At 19, Wayne got his first experience recording professionally, but it wasn’t a straight path to a music career. In university, he studied nursing to satisfy his family who thought that pursuing a career in music was too risky. He graduated and ended up working for 8 years in the medical field, but during his downtime, he always kept his musical projects going.
Wayne made a name for himself in the Toronto live music scene, playing at open mics and joining bands which offered him a number of touring and networking opportunities. Eventually, once he felt like he had exhausted the Toronto music scene, Wayne moved to Montreal for the more laid-back atmosphere so that he could focus on really creating his own music.
Tell us about the music you’ve recorded.
Wayne financed the recording of his first EP by travelling to Morocco and singing there on and off for 3 years. He released his first EP “Everything Changes” in 2009. While it was great working on his own music, Wayne felt frustration having to wait on other musicians he was collaborating with, so he decided to put together his own studio and begin the process of learning how to record himself. He began working on his first full-length album “Life in a Minor Key” on one of his trips to Morocco and it was during one of those early sessions that he wrote the song “Crash” which earned him a considerable amount of media attention on CBC due to the accompanying music video. Following that, he was nominated for Anglophone Artist of the Year in 2017 at the first Gala Dynastie Awards which celebrates excellence within Quebec’s black community. This nomination was incredibly special to Wayne because he is a big advocate for diversity and inclusion and often grapples with themes of racism and oppression in his music.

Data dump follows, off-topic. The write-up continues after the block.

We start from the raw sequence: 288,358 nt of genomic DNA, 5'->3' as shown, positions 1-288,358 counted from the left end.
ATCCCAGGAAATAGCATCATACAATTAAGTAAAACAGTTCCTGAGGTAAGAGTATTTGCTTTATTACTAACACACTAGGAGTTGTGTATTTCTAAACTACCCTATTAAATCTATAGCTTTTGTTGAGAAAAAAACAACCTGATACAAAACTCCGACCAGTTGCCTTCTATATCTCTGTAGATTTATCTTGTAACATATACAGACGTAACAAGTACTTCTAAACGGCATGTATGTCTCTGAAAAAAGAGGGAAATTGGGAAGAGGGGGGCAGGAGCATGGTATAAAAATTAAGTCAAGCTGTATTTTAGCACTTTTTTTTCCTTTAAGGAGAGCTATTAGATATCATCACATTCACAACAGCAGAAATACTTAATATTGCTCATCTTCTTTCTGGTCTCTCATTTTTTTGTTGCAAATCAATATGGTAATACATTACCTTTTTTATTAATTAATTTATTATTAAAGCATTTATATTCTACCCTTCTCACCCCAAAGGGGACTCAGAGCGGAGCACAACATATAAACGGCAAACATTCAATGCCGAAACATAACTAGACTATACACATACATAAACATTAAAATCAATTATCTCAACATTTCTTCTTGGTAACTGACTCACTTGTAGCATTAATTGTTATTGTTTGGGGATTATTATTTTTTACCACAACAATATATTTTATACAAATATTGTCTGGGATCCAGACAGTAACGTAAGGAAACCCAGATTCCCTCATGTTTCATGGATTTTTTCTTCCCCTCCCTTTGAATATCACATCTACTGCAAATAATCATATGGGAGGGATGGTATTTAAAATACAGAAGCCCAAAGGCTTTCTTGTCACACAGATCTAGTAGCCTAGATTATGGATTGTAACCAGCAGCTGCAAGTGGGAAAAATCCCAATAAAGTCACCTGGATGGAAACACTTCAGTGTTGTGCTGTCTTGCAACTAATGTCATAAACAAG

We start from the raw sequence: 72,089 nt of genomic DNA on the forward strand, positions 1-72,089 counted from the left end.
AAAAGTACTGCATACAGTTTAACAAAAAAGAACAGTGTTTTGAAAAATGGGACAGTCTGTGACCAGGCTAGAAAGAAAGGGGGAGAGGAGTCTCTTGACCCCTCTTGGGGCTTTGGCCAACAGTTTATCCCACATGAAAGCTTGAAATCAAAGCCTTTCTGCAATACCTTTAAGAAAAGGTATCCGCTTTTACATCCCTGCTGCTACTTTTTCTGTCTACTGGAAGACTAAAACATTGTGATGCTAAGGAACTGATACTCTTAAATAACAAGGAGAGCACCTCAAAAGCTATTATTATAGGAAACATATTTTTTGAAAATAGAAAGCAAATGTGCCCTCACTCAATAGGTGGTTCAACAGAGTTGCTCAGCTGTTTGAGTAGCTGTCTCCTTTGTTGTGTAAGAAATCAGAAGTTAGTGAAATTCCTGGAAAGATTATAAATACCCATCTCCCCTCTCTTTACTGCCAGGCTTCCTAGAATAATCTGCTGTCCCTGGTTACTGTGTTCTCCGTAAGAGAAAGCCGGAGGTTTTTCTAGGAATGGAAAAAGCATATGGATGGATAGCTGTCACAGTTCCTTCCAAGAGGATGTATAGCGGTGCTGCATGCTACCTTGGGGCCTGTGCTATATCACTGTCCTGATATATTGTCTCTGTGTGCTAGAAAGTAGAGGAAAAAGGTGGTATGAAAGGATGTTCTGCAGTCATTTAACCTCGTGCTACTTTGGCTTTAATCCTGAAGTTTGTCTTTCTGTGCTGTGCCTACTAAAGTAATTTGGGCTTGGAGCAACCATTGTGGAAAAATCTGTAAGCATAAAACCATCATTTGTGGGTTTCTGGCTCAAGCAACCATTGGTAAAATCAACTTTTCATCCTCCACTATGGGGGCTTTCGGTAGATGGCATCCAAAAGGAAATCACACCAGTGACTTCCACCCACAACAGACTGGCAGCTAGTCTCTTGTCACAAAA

How have you been affected by the pandemic?
“When the pandemic happened, I froze because I was in the midst of preparing my single that would have come out in May,” explains Wayne. “I froze for at least 2 weeks. It was hard for me to get out of bed. I work on music full time, so if I’m not doing my own music, I’m doing corporate events. I do that throughout the year and the season was starting to pick up.” Due to the pandemic, the majority of Wayne’s corporate gigs were pushed to 2021, which complicated his own release schedule. “All that marketing money that I was working for to promote my single was up in the air,” he explains. Wayne decided to go ahead and release his single “Fireflies” in June and shot his own video using only his iPhone. The video features many of his friends who collaborated by filming themselves singing or dancing to the song. Wayne directed and edited the entire video himself and so far the results have been great with over 32,000 views so far. His next single “There ain't no Sunshine” will be out at the end of September and there will be a new video accompanying it as well. Wayne aims to release a new EP by the end of the year.
Do you have any advice for artists affected by Covid or the current BLM movement?
As far as challenges brought on by the pandemic, Wayne recommends embracing the technologies at your disposal and adopting a "do it yourself” attitude, saying “Take the time to look at the technologies that are out there – that are literally in your hands - and make use of them.” In terms of the social issues that many BIPOC communities are facing, Wayne emphasizes the importance of opening a dialogue about it. “Have the conversation with your friends, especially people who are not of colour,” he says. “Have those conversations, even if they may be uncomfortable.” He also challenges everyone out there to read and learn about the history of our social and political systems, so that we can better understand the reasons why they are the way they are, as well as how we can create change. You can find news about Wayne’s upcoming releases as well as all his social media links on his website, waynetennant.com.
We’d like to extend a big thank you to Wayne and all the other guests who joined us during the Summer Edition of our Music Industry Talks series to share their stories. We will see you again soon for our next edition!